Something like this isopod enclosure should be fine.

An abundance of leaf litter and the odd cork bark chunk should form the majority of the setup, with a handful of sphagnum moss in one corner to form a moisture gradient.  

👉 Shop leaf leaf litter here.

Finally, you can always throw in additional natural materials as hiding spots too. 

Look at this little fellow hiding in a seed pod!


These isopods have quite a strong feeding response

Maybe it’s because they’re already out and about being active, but they’re very quick to find and devour any food I put in there. 

shiro utsuri isopod feeding on bee pollen
Seriously, they will fall over themselves to get a piece of this bee pollen.

Though, they do seem to favor heavier food supplements rather than vegetable scraps.

We tried the usual cucumber/cuttlebone combination, and they weren’t really interested, whereas they seem to really appreciate a good protein and calcium source.

I’ve had success feeding my culture freeze-dried shrimp and minnows along with the standard diet of leaf litter and softwood branches.

That said, the most convenient food source we can offer has got to be our Isopod Superfood Blend.

Developed through trial and error by our partners over at Rubber Ducky Isopods, they’ve really cracked the code on what isopods want and need. It’s packed full of protein, calcium, and micronutrients to deliver everything isopods need in one small pinch.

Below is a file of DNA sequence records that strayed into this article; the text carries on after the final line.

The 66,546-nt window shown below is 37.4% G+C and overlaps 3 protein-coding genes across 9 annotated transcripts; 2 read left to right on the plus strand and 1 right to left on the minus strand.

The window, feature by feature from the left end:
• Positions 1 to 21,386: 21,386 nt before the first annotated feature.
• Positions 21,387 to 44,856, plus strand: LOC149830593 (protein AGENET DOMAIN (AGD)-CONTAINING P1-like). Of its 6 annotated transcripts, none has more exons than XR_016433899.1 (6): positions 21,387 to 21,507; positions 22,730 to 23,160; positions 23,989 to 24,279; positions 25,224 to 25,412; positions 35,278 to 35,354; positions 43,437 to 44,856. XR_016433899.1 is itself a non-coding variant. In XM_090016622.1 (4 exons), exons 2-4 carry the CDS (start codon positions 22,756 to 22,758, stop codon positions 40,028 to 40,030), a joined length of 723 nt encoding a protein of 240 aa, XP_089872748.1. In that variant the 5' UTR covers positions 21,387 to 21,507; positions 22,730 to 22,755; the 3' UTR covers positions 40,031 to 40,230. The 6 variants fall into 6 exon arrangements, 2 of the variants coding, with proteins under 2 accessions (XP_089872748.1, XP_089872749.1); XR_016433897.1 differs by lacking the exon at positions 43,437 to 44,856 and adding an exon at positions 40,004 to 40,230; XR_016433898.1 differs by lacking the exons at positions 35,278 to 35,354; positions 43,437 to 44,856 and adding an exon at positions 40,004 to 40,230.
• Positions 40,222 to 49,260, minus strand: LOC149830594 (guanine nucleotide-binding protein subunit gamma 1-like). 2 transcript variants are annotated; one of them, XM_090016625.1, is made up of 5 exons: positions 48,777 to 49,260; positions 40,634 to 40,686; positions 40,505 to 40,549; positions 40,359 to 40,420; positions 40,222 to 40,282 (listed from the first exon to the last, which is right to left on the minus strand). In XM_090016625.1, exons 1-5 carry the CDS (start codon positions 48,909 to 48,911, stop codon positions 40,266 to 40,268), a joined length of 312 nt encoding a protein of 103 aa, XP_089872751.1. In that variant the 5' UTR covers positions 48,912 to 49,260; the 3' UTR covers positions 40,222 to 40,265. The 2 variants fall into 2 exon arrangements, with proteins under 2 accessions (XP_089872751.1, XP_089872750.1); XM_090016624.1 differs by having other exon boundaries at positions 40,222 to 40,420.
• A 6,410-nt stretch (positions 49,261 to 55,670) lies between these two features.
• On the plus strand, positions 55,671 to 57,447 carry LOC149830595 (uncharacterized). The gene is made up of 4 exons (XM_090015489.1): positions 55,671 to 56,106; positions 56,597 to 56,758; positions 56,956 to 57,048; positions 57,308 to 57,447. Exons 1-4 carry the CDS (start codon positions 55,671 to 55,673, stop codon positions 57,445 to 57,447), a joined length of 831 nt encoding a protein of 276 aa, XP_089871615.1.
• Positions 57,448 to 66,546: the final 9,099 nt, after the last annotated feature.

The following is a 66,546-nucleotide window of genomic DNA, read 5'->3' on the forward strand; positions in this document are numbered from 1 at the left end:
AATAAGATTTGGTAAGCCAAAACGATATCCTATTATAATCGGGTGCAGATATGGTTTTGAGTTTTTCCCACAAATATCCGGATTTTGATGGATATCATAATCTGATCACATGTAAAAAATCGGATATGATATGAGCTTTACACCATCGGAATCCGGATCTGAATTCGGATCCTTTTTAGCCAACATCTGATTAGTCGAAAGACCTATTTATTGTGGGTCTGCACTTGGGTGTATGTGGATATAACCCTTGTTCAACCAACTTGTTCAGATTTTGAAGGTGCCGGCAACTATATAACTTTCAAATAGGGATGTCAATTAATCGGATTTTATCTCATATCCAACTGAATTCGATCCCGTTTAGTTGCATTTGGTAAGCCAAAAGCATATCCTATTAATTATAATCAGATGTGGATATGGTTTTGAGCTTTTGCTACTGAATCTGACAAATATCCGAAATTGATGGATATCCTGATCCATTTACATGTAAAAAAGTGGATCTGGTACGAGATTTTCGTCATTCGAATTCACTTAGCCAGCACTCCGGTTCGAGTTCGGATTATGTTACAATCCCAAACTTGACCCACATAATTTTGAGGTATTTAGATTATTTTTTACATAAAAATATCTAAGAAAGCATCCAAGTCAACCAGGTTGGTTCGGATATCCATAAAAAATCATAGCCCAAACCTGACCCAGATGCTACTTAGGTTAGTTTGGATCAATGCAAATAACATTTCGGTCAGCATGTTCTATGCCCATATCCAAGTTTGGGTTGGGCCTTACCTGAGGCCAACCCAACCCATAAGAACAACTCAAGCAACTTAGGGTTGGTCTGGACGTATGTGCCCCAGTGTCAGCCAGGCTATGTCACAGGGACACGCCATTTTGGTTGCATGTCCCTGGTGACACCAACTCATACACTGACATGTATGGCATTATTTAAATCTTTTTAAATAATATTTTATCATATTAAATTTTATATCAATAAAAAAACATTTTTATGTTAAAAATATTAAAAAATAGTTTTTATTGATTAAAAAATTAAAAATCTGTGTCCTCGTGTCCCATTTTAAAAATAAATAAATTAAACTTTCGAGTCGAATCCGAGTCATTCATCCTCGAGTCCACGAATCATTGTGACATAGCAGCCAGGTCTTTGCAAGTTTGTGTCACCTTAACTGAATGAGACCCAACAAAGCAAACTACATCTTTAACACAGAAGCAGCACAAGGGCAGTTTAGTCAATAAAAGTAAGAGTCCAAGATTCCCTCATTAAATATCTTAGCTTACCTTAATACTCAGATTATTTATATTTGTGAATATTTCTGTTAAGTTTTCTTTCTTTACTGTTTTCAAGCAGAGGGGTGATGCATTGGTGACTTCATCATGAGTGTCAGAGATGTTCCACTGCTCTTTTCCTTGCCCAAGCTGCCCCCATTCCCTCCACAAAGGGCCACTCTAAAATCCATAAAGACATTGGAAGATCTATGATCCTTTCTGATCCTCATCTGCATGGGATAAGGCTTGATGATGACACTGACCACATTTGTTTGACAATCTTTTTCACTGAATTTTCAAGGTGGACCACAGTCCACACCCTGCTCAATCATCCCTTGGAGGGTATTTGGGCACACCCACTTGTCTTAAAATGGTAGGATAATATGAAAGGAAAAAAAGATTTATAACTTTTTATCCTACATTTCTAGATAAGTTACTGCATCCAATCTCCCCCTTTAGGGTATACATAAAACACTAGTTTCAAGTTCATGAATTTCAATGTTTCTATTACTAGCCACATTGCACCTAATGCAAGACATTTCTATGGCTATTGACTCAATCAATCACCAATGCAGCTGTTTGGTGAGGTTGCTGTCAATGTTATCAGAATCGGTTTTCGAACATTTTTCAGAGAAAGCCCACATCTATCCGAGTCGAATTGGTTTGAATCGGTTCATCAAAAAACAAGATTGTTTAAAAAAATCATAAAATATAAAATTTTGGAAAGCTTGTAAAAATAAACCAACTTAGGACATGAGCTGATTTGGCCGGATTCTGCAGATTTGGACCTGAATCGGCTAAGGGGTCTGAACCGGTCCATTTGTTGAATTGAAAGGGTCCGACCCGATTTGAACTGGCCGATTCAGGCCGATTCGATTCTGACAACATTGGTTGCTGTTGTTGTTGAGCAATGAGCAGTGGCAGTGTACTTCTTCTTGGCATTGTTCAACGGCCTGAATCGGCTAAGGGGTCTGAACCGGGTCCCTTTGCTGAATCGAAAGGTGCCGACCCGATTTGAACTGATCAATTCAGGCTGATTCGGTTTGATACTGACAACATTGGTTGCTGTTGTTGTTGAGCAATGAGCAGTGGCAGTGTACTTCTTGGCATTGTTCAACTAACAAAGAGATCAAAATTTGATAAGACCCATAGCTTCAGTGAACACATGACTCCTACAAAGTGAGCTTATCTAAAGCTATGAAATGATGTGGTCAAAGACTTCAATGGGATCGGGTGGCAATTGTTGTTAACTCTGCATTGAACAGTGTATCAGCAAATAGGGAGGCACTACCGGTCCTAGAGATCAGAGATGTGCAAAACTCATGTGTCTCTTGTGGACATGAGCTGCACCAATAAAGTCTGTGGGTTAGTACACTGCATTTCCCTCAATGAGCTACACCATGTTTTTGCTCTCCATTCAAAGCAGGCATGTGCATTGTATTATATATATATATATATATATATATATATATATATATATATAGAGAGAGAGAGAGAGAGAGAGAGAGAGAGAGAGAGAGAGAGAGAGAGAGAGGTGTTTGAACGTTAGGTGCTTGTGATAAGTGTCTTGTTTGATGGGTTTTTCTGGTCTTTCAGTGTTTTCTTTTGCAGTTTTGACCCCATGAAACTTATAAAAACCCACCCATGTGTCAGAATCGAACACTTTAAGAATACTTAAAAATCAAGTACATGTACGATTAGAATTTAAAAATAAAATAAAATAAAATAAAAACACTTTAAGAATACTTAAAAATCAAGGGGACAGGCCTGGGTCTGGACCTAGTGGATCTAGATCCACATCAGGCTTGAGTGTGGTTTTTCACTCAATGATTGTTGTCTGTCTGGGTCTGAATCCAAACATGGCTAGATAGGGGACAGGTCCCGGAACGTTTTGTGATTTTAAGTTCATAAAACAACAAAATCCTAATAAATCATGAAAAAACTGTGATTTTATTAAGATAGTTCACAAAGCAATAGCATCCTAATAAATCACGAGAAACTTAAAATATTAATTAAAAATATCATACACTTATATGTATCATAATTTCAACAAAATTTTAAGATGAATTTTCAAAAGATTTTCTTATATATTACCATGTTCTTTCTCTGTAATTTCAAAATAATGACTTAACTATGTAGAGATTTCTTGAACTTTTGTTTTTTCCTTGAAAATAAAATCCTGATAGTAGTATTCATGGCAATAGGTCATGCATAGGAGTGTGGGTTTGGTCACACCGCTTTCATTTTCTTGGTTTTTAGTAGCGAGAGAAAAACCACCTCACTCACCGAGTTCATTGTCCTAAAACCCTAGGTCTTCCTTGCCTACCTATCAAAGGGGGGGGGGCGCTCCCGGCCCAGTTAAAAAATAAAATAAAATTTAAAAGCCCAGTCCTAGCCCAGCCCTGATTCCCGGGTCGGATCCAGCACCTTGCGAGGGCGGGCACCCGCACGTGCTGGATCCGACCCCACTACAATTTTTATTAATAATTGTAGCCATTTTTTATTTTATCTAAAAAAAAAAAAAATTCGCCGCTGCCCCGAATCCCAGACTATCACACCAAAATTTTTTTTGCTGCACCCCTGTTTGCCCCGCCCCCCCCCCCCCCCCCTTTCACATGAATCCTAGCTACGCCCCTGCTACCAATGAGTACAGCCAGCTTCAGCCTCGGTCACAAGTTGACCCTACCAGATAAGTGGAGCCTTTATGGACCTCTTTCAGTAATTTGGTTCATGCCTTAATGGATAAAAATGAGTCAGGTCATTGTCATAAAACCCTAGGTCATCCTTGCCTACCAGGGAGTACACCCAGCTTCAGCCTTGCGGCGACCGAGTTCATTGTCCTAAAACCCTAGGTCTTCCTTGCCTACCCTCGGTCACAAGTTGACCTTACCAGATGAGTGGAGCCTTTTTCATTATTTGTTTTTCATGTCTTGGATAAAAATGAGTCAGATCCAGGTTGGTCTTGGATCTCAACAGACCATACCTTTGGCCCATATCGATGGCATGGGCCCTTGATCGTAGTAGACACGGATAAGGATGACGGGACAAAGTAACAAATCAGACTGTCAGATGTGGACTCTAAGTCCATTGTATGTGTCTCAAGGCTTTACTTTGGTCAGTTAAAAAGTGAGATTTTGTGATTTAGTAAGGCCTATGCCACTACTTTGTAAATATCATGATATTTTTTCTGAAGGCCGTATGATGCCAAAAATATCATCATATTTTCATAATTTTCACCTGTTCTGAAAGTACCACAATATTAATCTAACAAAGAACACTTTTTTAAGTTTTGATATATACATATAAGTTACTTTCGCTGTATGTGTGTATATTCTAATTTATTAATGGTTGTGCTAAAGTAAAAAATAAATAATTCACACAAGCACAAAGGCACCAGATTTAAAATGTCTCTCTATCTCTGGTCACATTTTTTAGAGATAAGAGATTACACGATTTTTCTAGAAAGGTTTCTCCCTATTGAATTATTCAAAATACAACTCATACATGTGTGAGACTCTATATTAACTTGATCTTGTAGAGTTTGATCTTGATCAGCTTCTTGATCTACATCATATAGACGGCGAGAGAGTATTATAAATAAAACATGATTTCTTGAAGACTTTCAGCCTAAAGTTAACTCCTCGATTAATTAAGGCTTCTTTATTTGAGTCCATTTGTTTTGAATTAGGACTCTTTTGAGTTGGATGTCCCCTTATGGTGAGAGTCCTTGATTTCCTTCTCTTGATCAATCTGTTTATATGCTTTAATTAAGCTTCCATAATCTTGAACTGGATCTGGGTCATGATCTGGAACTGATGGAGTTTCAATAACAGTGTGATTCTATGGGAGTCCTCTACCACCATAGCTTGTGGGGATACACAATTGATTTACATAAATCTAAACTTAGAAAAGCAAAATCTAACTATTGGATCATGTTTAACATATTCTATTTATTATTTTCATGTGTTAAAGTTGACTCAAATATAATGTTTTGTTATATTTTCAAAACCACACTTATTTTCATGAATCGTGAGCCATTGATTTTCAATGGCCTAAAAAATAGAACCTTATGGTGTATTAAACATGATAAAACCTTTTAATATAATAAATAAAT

shiro utsuri isopod eating algae disk
My isopods liked this algae disk, too.


Shiro Utsuri Isopods are quite prolific breeders once they’re settled in.

Of course, nowhere near the levels of some other isopods, but certainly a lot more than your typical Cubaris species, for example. 

Keeping them on the warmer side tends to help with these things, but you needn’t do much other than keep your isopods happy and healthy.

Where to Find Shiro Utsuri Isopods for Sale

Shiro Utsuri Isopods are our favorites, so we had to offer them ourselves.

That’s why we’ve partnered with the team over at Rubber Ducky Isopods to offer these amazing critters directly on our site!

Trust me, you can count on our partners to go the extra mile to make sure your culture arrives in tip-top condition. We don’t charge extra for heat/cold packs or insulated packaging, and every culture arrives snugly housed in sphagnum moss, leaf litter and our superfood blend.

👉 Shop Shiro Utsuri Isopods.

Have Your Say

What do you think of the Shiro Utsuri Isopod?

Are yours as crazy as ours?! Let us know in the comments. 

For mottled black-and-white goodness, check out our post on the classic Dairy Cow Isopods (Porcellio laevis). Or if you need more pet inspiration, we have a dedicated pet isopod guide too!


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2 thoughts on “Shiro Utsuri Isopods (Nesodillo archangeli) Care Guide”

  1. Listen, I ain’t gettin an isopod, but these look like some real standup little dudes. Some real vibrant little critters. A handful of delightful little creatures. In a theoretical world where I did get a box ‘o bugs, I’d wanna get some fellas like these. Thanks, Dan, for your bug-based information, and the closeup images of these photogenic little fellows.